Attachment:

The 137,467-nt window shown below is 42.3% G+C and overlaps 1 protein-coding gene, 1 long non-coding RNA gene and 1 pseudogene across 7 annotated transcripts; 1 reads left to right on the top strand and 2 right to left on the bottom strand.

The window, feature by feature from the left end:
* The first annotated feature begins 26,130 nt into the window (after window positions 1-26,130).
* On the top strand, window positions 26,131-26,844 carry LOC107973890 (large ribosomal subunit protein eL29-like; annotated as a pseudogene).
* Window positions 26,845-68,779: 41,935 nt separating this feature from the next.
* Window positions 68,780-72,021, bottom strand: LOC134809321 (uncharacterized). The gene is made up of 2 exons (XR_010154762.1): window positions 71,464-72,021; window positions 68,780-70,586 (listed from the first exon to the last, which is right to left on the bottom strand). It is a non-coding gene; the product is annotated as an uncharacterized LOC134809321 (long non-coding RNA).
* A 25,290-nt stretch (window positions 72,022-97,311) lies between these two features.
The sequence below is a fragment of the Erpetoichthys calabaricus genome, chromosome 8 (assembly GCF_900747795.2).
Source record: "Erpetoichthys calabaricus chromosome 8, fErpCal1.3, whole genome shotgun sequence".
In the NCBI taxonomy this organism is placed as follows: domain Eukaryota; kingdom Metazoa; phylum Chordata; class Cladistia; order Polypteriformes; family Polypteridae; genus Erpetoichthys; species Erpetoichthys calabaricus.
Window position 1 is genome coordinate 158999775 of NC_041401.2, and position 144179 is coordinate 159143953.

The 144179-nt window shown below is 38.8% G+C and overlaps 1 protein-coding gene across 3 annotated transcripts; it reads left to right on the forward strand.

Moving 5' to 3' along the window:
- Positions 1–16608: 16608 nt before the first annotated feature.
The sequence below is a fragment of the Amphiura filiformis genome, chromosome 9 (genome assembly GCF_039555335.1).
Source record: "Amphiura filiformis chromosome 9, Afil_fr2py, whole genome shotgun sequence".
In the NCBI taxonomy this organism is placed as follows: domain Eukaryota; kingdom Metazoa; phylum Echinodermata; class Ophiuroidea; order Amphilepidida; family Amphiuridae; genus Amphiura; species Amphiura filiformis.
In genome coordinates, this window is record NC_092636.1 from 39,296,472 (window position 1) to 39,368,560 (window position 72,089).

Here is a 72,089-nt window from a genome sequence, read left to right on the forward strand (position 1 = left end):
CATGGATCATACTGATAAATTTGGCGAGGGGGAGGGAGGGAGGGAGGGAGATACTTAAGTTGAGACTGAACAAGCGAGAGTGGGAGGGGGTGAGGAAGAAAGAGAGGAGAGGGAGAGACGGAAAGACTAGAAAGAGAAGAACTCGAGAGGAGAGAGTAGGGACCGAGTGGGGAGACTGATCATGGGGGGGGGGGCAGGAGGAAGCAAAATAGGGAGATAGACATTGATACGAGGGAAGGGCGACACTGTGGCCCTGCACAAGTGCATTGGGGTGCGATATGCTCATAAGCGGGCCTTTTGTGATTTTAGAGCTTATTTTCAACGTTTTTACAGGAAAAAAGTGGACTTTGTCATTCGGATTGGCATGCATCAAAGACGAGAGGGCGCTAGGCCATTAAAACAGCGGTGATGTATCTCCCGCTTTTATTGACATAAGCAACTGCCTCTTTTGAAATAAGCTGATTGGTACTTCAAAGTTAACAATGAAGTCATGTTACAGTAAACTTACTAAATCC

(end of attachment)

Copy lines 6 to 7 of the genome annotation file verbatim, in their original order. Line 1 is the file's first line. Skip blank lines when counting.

* Window positions 68,780-72,021, bottom strand: LOC134809321 (uncharacterized). The gene is made up of 2 exons (XR_010154762.1): window positions 71,464-72,021; window positions 68,780-70,586 (listed from the first exon to the last, which is right to left on the bottom strand). It is a non-coding gene; the product is annotated as an uncharacterized LOC134809321 (long non-coding RNA).
* A 25,290-nt stretch (window positions 72,022-97,311) lies between these two features.